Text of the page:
GAMER BioShock Infinite (Irrational Games/2K Games; Xbox 360, PS3, PC) presents an experience that video games are best suited for: plopping players in a captivating fantasy world and saying, "Check it out!" The sequel to BioShock, a first person shooter set in a city beneath the sea, Infinite takes us instead to the clouds, in an alternate version of 1912 America that includes a floating city called Columbia.
Columbia is perhaps not as interesting an environment as Rapture, that underwater metropolis from the original BioShock, but few locations in gaming can match the claustrophobia and terror that decaying city evoked, and Columbia has charms all its own. With its barber shop quartet that sings an a capella version of the Beach Boys' "God Only Knows," and its well-populated artificial beach complete with turn-of-the-century boardwalk pavilion, the desolation felt within Rapture's ruins is replaced by liveliness. If you ever wished you could have wandered the underwater city before its fall, Columbia is the next best thing.
Infinite's narrative twists American history into something sinister, and it is almost startling to stumble upon locations and characters that remark on intensely political subjects like classism and race relations — this, in a game where the principal mechanic is to shoot people's faces. As the game begins, former Pinkerton agent Booker DeWitt is hired to retrieve a young woman who is held captive within the city. Haunted by his collusion in the slaughter of Native Americans in the famous Wounded Knee Massacre of 1890, DeWitt appears to be a prototypically gruff, emotionally damaged male protagonist ... but there are hints that not all is as it seems.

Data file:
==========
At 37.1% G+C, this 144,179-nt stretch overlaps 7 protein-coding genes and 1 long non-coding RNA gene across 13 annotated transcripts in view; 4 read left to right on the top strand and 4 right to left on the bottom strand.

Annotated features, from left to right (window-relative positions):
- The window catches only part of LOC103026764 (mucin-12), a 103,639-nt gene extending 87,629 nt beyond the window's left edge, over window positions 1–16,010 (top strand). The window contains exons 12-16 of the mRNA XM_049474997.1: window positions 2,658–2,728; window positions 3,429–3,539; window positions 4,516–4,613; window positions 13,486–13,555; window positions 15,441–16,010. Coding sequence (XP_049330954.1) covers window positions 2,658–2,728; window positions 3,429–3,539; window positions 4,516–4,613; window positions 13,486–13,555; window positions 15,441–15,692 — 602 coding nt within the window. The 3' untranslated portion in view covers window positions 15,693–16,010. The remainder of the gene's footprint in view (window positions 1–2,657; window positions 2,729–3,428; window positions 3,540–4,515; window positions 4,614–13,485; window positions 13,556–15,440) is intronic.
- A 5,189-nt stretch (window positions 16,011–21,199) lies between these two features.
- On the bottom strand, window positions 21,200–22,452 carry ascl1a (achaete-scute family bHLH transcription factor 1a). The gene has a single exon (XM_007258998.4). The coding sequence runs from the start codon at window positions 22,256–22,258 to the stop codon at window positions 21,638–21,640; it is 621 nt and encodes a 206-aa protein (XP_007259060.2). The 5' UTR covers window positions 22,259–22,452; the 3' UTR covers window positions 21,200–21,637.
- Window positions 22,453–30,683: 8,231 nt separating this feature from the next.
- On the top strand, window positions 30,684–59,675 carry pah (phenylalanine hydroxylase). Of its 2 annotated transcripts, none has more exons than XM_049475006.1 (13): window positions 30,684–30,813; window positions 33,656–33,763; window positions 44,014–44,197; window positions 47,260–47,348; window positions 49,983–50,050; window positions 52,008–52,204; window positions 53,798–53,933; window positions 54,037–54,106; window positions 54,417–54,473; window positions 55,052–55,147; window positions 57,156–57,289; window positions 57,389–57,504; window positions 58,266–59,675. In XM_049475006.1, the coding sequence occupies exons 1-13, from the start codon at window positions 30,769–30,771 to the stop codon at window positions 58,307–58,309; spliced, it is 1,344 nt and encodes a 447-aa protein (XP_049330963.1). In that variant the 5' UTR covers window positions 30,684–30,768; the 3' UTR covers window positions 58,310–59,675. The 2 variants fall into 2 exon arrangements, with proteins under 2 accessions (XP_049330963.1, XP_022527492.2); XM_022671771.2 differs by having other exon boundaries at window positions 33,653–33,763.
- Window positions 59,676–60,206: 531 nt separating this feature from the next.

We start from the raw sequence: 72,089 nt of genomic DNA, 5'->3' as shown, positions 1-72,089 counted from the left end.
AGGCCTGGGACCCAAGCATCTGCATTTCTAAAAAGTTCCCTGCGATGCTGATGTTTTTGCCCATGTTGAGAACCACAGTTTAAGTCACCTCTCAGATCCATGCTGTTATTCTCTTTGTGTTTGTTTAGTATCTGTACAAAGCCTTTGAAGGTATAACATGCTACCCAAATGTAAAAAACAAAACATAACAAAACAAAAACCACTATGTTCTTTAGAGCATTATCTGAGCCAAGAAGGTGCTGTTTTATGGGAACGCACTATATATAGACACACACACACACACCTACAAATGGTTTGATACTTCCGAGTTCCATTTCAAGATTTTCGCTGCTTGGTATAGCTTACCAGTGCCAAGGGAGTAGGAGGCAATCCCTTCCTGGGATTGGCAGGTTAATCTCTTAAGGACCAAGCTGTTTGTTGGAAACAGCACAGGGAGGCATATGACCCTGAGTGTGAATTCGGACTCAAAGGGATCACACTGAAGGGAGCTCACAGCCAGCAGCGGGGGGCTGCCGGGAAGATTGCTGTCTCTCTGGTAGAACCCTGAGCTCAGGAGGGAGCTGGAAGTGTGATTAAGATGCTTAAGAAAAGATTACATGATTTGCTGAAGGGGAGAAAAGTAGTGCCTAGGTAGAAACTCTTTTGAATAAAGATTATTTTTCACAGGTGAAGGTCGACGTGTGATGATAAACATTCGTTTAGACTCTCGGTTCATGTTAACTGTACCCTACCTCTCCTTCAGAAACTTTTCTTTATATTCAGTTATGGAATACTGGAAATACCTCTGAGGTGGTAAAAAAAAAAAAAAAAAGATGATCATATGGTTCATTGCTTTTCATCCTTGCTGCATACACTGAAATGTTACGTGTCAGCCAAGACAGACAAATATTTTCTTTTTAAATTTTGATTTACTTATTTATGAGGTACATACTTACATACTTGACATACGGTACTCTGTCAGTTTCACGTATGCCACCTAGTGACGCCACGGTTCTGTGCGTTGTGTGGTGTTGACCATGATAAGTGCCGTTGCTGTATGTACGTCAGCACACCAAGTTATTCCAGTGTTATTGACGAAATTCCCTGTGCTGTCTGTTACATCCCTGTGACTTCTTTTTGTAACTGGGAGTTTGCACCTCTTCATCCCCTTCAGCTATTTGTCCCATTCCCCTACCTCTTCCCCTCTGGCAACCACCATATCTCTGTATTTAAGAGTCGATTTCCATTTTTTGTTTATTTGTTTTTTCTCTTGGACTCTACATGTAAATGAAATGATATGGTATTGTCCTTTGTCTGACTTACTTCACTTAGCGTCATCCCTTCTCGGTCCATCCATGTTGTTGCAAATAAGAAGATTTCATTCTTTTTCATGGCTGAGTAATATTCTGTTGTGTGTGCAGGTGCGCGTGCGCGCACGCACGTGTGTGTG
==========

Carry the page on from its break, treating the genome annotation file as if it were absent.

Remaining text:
Infinite's idiosyncrasy could result only from having handed the creative reins over to an auteur game designer, and Infinite's singular vision springs from the mind of Ken Levine, chief architect of the BioShock franchise. It was Levine's union of narrative and mechanics that elevated the original game from shooter to thesis subject and Infinite does not disappoint as the follow-up entry to his abstract game theory. To say more would spoil the fun, but any game attempting to challenge players intellectually is a curiosity in an industry that designs its games largely by committee and consensus.
On the down side, Infinite's shooting mechanics remain among the least of its triumphs. Even with a gallery of magical abilities called vigors that allow you to perform such feats as hurling fire or actual crows at your enemies, firefights tend to feel like mere barriers to more content. Perhaps Infinite's ambitions to be an experience took precedence over the game play, but to walk the city streets of Columbia is alone worth the price of admission. Liberty, justice, nightmare-churros, and animatronic George Washingtons for all!